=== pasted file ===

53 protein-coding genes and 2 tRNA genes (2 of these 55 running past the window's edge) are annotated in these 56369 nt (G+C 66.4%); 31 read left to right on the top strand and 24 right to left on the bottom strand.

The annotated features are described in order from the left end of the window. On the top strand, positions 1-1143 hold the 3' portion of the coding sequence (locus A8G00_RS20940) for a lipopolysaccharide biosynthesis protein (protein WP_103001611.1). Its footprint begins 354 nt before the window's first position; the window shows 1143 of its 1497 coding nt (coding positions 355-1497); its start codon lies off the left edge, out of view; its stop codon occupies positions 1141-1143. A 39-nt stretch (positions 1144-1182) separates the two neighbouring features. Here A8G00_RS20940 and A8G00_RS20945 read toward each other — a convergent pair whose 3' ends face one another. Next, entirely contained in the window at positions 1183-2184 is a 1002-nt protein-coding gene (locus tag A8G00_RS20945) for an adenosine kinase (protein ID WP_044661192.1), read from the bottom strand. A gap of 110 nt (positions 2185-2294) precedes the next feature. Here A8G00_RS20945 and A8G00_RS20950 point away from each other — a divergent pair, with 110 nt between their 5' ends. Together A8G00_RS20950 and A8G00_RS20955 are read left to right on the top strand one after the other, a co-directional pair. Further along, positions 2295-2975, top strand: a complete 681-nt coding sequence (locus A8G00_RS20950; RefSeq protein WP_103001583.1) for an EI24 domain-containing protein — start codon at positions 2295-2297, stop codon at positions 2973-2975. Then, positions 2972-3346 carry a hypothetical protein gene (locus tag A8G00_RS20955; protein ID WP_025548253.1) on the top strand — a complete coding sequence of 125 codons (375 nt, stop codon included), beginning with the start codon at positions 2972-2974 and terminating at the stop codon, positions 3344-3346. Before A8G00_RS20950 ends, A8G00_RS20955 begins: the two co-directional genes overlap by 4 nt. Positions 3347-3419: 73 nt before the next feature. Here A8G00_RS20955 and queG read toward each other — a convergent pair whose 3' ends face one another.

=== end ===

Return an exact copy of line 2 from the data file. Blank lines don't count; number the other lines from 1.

The annotated features are described in order from the left end of the window. On the top strand, positions 1-1143 hold the 3' portion of the coding sequence (locus A8G00_RS20940) for a lipopolysaccharide biosynthesis protein (protein WP_103001611.1). Its footprint begins 354 nt before the window's first position; the window shows 1143 of its 1497 coding nt (coding positions 355-1497); its start codon lies off the left edge, out of view; its stop codon occupies positions 1141-1143. A 39-nt stretch (positions 1144-1182) separates the two neighbouring features. Here A8G00_RS20940 and A8G00_RS20945 read toward each other — a convergent pair whose 3' ends face one another. Next, entirely contained in the window at positions 1183-2184 is a 1002-nt protein-coding gene (locus tag A8G00_RS20945) for an adenosine kinase (protein ID WP_044661192.1), read from the bottom strand. A gap of 110 nt (positions 2185-2294) precedes the next feature. Here A8G00_RS20945 and A8G00_RS20950 point away from each other — a divergent pair, with 110 nt between their 5' ends. Together A8G00_RS20950 and A8G00_RS20955 are read left to right on the top strand one after the other, a co-directional pair. Further along, positions 2295-2975, top strand: a complete 681-nt coding sequence (locus A8G00_RS20950; RefSeq protein WP_103001583.1) for an EI24 domain-containing protein — start codon at positions 2295-2297, stop codon at positions 2973-2975. Then, positions 2972-3346 carry a hypothetical protein gene (locus tag A8G00_RS20955; protein ID WP_025548253.1) on the top strand — a complete coding sequence of 125 codons (375 nt, stop codon included), beginning with the start codon at positions 2972-2974 and terminating at the stop codon, positions 3344-3346. Before A8G00_RS20950 ends, A8G00_RS20955 begins: the two co-directional genes overlap by 4 nt. Positions 3347-3419: 73 nt before the next feature. Here A8G00_RS20955 and queG read toward each other — a convergent pair whose 3' ends face one another.